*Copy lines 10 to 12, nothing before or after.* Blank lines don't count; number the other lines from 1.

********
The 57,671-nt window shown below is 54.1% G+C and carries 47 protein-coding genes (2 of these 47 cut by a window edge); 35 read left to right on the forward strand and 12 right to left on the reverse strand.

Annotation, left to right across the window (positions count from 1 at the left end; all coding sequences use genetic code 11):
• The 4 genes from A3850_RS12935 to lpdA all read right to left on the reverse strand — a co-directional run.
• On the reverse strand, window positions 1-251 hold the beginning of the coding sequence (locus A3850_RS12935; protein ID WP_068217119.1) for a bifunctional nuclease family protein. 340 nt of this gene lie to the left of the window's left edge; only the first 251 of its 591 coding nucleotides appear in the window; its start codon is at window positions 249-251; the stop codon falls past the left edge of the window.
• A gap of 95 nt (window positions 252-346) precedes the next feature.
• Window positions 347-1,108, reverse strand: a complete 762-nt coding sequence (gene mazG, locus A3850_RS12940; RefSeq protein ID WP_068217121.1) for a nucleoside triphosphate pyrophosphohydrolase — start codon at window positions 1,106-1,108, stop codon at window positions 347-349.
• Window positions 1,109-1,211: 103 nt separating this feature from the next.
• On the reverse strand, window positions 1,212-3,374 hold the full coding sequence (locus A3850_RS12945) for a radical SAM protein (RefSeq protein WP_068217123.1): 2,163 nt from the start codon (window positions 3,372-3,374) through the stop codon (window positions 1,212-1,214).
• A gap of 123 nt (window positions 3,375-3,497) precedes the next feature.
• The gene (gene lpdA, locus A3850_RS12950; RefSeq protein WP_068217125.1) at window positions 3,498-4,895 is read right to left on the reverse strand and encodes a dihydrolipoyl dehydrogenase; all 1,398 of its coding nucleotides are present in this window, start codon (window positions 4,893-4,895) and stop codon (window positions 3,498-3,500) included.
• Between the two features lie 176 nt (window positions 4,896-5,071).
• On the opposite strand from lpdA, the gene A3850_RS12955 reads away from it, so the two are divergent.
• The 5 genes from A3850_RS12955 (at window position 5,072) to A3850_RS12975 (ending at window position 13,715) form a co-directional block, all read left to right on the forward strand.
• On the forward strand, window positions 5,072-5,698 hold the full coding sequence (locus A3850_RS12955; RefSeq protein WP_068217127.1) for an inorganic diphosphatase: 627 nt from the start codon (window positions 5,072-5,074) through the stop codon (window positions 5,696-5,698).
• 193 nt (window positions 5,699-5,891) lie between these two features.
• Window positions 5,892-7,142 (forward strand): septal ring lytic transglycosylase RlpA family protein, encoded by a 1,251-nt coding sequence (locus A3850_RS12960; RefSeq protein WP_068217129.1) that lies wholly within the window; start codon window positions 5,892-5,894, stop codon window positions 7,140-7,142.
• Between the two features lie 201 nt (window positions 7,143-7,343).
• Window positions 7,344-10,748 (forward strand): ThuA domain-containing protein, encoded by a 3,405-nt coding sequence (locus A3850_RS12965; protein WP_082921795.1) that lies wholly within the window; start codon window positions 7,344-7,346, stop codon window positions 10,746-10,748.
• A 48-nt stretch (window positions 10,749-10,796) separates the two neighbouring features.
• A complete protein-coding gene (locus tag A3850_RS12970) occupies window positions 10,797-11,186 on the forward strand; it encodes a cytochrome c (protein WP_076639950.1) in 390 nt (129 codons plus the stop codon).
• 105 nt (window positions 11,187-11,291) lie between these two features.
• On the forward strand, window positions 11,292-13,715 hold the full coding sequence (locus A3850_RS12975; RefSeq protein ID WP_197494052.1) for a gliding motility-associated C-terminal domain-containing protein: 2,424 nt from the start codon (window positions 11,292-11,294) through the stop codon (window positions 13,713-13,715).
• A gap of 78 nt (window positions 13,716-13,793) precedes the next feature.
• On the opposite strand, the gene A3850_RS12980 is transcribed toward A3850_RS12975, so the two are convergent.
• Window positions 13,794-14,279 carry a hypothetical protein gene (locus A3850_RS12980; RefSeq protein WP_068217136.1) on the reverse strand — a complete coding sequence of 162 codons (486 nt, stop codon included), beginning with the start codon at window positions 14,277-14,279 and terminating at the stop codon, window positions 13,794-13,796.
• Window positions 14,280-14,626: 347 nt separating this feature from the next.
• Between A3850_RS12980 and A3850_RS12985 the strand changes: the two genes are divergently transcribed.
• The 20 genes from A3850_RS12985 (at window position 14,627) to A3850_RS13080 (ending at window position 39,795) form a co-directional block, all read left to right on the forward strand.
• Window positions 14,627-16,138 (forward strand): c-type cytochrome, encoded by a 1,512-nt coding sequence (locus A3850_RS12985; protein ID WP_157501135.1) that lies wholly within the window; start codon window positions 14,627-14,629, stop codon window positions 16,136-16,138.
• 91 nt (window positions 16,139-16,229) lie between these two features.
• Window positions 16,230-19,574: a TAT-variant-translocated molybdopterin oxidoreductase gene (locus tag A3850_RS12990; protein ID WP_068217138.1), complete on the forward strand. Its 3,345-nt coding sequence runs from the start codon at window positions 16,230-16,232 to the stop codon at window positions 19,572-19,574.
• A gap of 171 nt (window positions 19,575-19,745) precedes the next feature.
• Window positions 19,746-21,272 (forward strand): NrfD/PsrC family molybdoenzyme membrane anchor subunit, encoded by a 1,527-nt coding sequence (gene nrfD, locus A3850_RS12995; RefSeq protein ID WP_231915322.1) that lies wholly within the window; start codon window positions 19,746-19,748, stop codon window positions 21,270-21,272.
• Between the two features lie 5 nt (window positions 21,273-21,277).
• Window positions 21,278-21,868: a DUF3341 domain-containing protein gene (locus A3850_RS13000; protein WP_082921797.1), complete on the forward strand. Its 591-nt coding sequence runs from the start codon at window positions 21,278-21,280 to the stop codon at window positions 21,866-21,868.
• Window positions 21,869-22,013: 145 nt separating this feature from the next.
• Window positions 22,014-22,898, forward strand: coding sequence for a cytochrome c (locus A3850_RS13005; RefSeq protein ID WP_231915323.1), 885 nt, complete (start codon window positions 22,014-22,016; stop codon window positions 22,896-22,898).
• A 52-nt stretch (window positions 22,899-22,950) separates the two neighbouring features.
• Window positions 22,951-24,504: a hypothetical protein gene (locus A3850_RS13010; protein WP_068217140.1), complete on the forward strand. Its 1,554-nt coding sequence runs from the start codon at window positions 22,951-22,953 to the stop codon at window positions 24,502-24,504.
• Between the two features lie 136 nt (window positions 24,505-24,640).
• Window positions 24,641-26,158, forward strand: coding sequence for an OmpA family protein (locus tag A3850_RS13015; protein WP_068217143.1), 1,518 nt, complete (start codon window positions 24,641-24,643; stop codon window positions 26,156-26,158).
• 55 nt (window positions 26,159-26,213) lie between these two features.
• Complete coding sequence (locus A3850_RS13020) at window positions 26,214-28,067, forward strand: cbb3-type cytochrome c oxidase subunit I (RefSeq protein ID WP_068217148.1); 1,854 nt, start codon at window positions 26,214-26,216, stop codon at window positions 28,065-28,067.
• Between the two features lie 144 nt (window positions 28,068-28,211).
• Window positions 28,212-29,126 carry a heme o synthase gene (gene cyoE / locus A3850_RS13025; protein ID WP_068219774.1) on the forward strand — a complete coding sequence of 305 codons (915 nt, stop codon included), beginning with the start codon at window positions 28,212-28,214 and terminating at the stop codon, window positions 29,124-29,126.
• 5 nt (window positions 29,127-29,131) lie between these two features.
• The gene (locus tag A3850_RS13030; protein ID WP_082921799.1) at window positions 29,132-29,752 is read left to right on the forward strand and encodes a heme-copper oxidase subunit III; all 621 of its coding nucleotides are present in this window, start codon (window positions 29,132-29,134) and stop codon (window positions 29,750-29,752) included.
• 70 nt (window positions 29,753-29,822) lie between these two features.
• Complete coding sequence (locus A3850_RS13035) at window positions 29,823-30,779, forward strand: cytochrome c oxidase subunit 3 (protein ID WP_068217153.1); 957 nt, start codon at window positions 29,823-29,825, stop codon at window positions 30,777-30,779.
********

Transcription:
• The gene (gene lpdA, locus A3850_RS12950; RefSeq protein WP_068217125.1) at window positions 3,498-4,895 is read right to left on the reverse strand and encodes a dihydrolipoyl dehydrogenase; all 1,398 of its coding nucleotides are present in this window, start codon (window positions 4,893-4,895) and stop codon (window positions 3,498-3,500) included.
• Between the two features lie 176 nt (window positions 4,896-5,071).
• On the opposite strand from lpdA, the gene A3850_RS12955 reads away from it, so the two are divergent.